President Park highlights regulatory reforms needed for job creationUpdated: 2014-03-20 14:18:20 (KST)
In her second year in office, President Park Geun-hye has at times used strong words to express her intention to implement major regulatory reforms.
And on this Thursday, she is presiding over a four-hour televised debate on deregulation, with government officials and some 60 representatives from the private sector in attendance.
Let's now connect live to our presidential correspondent Choi You-sun for details on today's debate, which began about two hours ago.
In her opening remarks, President Park highlighted how sweeping regulatory reforms would be the key to encouraging businesses to innovate and actively invest, ultimately leading to job creation.
As part of her three-year economic innovation plan, laid out in her New Year's address, the president had vowed to streamline red tape to spur economic growth.
Referring to a recent Korean drama that has become a hit in China, she said overseas fans cannot buy the fashion products seen in dramas, because they don't have the unique electronic identification number required for online transactions in Korea.
The president then called for government employees to be more proactive in regulatory reforms, proposing an evaluation system where they would be rewarded for their deregulation initiatives.
She also asked for a balance between easing unnecessary regulations and boosting ones that are required in the areas of welfare, the environment and personal information protection.
I understand the government also reported to the president a set of deregulatory measures?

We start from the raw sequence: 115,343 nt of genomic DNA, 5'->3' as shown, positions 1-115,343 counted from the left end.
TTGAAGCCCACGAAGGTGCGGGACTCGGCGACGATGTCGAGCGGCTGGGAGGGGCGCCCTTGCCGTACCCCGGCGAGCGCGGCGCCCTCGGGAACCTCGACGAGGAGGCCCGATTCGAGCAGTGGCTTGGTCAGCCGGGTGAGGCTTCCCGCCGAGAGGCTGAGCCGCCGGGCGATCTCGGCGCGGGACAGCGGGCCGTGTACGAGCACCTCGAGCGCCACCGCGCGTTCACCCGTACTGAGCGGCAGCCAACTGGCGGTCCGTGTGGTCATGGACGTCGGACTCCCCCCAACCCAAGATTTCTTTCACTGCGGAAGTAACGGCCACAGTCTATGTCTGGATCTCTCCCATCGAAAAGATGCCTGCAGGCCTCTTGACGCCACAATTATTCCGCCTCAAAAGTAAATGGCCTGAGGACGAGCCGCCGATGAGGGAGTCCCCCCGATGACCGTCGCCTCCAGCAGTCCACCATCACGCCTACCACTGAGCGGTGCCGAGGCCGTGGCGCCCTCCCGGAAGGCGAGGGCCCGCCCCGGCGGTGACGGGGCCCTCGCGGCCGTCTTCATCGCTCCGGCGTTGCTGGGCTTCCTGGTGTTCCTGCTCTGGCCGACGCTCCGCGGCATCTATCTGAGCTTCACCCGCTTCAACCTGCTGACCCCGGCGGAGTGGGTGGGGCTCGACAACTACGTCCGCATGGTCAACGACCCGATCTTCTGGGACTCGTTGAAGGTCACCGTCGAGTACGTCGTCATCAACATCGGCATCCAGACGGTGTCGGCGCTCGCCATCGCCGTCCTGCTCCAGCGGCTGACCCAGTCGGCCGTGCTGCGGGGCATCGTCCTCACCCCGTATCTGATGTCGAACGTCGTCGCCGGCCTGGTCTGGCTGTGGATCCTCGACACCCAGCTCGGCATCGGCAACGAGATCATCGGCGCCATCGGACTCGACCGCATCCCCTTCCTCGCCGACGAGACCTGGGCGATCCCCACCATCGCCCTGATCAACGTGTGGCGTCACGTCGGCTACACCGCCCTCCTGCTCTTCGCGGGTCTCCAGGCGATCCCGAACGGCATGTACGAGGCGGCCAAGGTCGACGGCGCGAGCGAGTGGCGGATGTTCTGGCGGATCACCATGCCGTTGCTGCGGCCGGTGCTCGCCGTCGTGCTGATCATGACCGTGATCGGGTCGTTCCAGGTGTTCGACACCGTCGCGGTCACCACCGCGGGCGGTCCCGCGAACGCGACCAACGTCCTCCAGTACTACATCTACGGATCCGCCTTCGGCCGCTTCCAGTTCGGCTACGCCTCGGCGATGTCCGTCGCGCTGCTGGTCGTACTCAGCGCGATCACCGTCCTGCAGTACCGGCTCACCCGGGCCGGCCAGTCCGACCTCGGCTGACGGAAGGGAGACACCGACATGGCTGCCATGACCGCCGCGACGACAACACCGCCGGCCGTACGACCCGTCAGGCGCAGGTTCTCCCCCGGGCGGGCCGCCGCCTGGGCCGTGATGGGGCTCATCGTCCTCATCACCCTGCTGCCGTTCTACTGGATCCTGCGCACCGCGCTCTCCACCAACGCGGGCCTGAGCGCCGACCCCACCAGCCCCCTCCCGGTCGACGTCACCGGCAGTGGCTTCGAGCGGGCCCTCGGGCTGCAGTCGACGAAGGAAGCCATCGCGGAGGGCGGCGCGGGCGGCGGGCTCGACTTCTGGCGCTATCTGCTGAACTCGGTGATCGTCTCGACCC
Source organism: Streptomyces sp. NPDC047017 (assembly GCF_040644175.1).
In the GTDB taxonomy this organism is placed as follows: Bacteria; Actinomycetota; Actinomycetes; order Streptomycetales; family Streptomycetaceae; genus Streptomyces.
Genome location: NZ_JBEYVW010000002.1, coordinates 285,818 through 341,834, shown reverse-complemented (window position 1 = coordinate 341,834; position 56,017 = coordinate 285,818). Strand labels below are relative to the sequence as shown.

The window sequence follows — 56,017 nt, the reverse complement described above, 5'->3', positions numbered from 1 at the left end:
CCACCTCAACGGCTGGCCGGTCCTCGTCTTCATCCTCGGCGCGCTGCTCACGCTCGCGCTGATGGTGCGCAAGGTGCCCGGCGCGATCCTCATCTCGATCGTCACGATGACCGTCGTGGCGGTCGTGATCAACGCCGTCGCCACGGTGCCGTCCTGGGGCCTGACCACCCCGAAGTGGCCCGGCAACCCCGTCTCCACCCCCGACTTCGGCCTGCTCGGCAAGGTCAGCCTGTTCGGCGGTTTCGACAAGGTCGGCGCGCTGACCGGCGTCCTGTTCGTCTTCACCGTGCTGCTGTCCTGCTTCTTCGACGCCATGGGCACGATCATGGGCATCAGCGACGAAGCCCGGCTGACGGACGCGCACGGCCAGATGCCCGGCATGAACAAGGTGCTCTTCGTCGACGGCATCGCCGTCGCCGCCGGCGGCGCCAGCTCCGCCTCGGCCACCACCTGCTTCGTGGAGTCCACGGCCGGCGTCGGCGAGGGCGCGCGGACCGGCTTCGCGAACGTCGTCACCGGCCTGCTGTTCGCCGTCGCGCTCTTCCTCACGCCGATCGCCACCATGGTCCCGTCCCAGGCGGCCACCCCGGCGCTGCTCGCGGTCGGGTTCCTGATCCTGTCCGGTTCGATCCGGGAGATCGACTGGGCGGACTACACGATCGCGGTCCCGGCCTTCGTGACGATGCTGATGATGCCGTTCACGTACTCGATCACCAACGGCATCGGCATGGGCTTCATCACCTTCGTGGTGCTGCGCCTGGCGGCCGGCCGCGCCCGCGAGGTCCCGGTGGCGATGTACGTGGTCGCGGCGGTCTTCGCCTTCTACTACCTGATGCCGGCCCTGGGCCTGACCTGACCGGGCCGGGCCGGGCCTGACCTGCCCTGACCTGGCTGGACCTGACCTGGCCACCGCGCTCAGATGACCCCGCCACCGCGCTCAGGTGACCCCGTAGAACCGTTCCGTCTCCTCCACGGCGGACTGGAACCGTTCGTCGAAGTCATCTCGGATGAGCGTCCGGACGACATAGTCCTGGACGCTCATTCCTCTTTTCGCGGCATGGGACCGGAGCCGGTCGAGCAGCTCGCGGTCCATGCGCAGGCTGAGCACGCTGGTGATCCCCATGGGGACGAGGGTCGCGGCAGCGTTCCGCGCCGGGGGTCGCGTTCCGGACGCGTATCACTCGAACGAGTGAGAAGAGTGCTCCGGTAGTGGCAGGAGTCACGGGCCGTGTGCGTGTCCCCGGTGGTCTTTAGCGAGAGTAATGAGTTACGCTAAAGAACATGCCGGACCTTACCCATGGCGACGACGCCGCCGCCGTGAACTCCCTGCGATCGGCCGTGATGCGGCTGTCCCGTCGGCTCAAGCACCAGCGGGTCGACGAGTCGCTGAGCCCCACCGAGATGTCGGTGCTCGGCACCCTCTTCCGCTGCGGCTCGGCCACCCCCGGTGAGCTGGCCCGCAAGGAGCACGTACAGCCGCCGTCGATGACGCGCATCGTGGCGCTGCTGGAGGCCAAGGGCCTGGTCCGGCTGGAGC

The government has pledged to wipe out more than 2-thousand economic regulations by 2016, which means bringing down the volume of registered regulations to 80 percent of the current level.
The government is hoping to complete ten percent of the reduction by the end of this year.
And a regulatory control system adopted from the British model will be implemented next year.
The system would automatically rid the system of existing regulations upon the introduction of new ones to ensure there's no additional cost to the public and businesses.
The debate is ongoing as we speak.
President Park is listening to the private sector's concerns and questions, and she and her ministers are exchanging views on deregulation with participating businesses.
Alright You-sun, thank-you for that.
Do keep us updated throughout the day.
That was our presidential correspondent Choi You-sun on President Park's push for regulatory reforms and a debate on deregulation that's currently taking place at the presidential office.
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